27. 27. It is not technique-oriented A misunderstanding---this approach is simply to restate what the client just said or the technique of reflection of feelings (It is incorrect). The therapeutic relationship is the primary agent of growth in the client Therapist’s presence: being completely engaged in the relationship with clients. The best source of knowledge about the client is the individual client
  28. 28. Therapist takes on the role of facilitator Creates therapeutic environment Techniques are not stressed Exhibits deep trust of the group members Provides support for members Group members set the goals for the group Group setting fosters an open and accepting community where members can work on self- acceptance Individuals learn that they do not have to experience the process of change alone and grow from the support of group members
  29. 29. individual counseling, group counseling, education, human relations training….. A variety of problems: anxiety, crisis intervention, interpersonal difficulties, depression, personality disorder…..
  30. 30. Contributions ◦ Has reached more than 30 counties and has been translated to 12 languages ◦ Reduction of racial and political tensions… Limitations ◦ Some people need more structure, coping skills, directedness ◦ Some may focus on family or societal expectations instead of internal evaluation ◦ May be unfamiliar with people in different cultures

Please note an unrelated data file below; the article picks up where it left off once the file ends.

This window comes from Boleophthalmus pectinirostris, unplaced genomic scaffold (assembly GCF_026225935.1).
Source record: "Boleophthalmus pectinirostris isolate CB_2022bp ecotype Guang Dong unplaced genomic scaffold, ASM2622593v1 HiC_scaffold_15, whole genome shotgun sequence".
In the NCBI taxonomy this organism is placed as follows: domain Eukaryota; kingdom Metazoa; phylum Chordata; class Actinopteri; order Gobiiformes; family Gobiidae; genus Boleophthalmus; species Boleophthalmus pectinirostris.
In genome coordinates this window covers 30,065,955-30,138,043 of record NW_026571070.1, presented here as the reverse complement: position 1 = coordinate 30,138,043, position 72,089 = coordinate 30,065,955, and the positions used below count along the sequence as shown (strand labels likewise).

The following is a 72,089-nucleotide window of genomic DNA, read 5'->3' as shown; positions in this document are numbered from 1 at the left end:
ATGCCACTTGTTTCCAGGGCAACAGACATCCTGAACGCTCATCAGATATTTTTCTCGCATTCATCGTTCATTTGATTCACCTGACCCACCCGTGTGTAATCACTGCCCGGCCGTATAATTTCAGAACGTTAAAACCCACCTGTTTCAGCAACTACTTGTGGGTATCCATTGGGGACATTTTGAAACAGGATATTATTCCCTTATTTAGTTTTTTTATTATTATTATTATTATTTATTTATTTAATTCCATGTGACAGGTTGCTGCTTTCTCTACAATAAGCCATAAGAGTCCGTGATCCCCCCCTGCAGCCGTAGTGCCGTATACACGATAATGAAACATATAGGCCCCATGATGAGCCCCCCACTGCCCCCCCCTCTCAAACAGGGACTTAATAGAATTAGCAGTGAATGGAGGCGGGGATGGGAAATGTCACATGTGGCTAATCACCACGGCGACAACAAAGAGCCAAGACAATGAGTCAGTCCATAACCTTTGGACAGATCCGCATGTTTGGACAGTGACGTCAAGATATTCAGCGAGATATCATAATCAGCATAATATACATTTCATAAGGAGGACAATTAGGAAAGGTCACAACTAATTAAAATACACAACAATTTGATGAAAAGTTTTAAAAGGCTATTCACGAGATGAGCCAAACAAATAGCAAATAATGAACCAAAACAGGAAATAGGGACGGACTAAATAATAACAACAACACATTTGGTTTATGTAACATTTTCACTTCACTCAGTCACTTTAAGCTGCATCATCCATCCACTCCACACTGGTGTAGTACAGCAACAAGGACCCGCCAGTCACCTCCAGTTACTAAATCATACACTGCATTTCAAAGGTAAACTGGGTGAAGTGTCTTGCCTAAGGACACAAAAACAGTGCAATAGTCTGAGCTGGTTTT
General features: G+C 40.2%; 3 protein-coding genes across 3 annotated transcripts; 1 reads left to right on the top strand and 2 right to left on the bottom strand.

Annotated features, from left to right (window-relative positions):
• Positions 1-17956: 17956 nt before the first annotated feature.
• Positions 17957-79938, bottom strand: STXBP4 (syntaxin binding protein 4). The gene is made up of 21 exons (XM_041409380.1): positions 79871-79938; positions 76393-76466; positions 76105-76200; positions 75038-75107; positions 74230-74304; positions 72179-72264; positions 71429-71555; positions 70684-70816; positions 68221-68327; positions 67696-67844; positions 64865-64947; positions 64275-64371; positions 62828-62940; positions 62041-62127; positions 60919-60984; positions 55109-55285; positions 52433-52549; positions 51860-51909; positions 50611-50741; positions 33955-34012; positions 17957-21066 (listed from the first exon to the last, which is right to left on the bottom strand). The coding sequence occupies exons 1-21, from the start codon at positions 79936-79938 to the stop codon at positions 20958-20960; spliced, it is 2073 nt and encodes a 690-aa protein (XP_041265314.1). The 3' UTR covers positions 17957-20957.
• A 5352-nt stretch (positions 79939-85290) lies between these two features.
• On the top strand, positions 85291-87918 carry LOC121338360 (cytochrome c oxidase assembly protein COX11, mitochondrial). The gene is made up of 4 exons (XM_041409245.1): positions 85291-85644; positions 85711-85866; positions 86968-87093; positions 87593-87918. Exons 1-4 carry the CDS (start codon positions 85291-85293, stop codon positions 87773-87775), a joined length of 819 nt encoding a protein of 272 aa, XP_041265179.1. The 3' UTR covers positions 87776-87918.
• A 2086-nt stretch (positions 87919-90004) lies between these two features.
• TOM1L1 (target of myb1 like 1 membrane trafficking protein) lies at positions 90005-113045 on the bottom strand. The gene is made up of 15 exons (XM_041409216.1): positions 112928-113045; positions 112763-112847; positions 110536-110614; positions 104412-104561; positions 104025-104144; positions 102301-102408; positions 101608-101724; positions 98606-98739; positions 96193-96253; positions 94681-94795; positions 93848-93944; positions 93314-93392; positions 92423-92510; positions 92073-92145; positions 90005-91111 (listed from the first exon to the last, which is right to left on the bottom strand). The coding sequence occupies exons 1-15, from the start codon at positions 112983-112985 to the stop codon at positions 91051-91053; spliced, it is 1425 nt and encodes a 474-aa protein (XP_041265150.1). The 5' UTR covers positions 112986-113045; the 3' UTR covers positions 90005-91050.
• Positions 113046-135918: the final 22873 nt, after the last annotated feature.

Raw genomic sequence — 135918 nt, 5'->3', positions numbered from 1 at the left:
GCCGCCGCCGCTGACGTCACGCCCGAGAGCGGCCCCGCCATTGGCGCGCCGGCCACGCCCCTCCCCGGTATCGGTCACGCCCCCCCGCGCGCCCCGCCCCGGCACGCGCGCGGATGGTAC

31. 31. Contributions ◦ Active role of responsibility of client ◦ Inner and subjective experience ◦ Relationship-centered ◦ Focus on therapist’s attitudes ◦ Focus on empathy, being present, and respecting the clients’ values ◦ Value multicultural context
  32. 32. Limitations ◦ Discount the significance of the past ◦ Misunderstanding the basic concept: e.g., reflection feelings.
  33. 33. Reflection Q sort technique
  34. 34. The mirroring of emotional communication In order to understand what the client is telling her, she sometimes restates and summarizes what the client has said but in other words. Summary should include perception of content and feelings. Client: And everything is just terrible right now. My boyfriend has just left me and even though it is good in a way because we always argued I also feel very sad because I still love him. Therapist: Your boyfriend has just left you and you have mixed feelings about this?
  35. 35. A way of assessing the self-concept and the ideal self It is used before, under and after therapy An individual is presented with deck of 100 cards, each of which contains a personal statement (e.g., “I’m a friendly person”; “I’m tense most of the time”) The individual decides which statements best describe his or her own self, which statements are the next best, and so on, right down to those statements that are the least descriptive The same procedure is followed with respect to the ideal self The therapist statistically works out the size of the gap between the statements selected as descriptive of the self and the ideal self by use of correlation
  36. 36. STRENGTHS Empathy Phenomenological approach Reflection Increase self-understanding Genuine Unconditional positive regard and acceptance
  37. 37. WEAKNESSES Client is not challenged Too simplistic No interventions/techniques Undirected Not all clients are able to find their own answers
  38. 38. WEAKNESSES Not much research on theory and practice Theory has not evolved since the 1960’s